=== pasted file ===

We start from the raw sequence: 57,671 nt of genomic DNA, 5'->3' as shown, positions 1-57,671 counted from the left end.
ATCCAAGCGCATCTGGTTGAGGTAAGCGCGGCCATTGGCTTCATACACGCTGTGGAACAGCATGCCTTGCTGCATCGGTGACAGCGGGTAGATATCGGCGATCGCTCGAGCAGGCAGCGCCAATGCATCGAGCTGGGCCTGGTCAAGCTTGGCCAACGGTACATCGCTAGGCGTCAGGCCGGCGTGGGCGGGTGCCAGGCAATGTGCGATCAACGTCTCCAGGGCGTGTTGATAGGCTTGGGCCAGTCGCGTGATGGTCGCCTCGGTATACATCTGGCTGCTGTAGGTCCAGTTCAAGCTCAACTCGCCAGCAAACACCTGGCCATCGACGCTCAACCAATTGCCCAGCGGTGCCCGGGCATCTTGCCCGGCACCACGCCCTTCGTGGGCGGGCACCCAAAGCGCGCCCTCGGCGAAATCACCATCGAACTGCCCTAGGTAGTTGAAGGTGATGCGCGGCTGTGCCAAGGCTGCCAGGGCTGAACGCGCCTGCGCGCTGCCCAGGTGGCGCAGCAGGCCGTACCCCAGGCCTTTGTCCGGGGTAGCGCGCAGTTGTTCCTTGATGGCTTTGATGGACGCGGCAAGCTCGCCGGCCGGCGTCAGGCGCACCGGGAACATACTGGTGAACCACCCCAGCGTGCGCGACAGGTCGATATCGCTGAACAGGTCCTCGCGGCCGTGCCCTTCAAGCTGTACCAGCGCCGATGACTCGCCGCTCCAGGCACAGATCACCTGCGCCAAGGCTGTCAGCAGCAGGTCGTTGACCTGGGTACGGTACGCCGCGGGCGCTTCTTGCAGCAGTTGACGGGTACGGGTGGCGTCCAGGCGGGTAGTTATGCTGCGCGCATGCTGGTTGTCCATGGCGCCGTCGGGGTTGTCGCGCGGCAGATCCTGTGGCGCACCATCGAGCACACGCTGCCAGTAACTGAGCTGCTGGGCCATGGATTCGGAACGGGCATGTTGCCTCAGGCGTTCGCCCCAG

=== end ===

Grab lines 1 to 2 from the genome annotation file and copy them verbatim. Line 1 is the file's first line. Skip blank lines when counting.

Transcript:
We start from the raw sequence: 57,671 nt of genomic DNA, 5'->3' as shown, positions 1-57,671 counted from the left end.
ATCCAAGCGCATCTGGTTGAGGTAAGCGCGGCCATTGGCTTCATACACGCTGTGGAACAGCATGCCTTGCTGCATCGGTGACAGCGGGTAGATATCGGCGATCGCTCGAGCAGGCAGCGCCAATGCATCGAGCTGGGCCTGGTCAAGCTTGGCCAACGGTACATCGCTAGGCGTCAGGCCGGCGTGGGCGGGTGCCAGGCAATGTGCGATCAACGTCTCCAGGGCGTGTTGATAGGCTTGGGCCAGTCGCGTGATGGTCGCCTCGGTATACATCTGGCTGCTGTAGGTCCAGTTCAAGCTCAACTCGCCAGCAAACACCTGGCCATCGACGCTCAACCAATTGCCCAGCGGTGCCCGGGCATCTTGCCCGGCACCACGCCCTTCGTGGGCGGGCACCCAAAGCGCGCCCTCGGCGAAATCACCATCGAACTGCCCTAGGTAGTTGAAGGTGATGCGCGGCTGTGCCAAGGCTGCCAGGGCTGAACGCGCCTGCGCGCTGCCCAGGTGGCGCAGCAGGCCGTACCCCAGGCCTTTGTCCGGGGTAGCGCGCAGTTGTTCCTTGATGGCTTTGATGGACGCGGCAAGCTCGCCGGCCGGCGTCAGGCGCACCGGGAACATACTGGTGAACCACCCCAGCGTGCGCGACAGGTCGATATCGCTGAACAGGTCCTCGCGGCCGTGCCCTTCAAGCTGTACCAGCGCCGATGACTCGCCGCTCCAGGCACAGATCACCTGCGCCAAGGCTGTCAGCAGCAGGTCGTTGACCTGGGTACGGTACGCCGCGGGCGCTTCTTGCAGCAGTTGACGGGTACGGGTGGCGTCCAGGCGGGTAGTTATGCTGCGCGCATGCTGGTTGTCCATGGCGCCGTCGGGGTTGTCGCGCGGCAGATCCTGTGGCGCACCATCGAGCACACGCTGCCAGTAACTGAGCTGCTGGGCCATGGATTCGGAACGGGCATGTTGCCTCAGGCGTTCGCCCCAG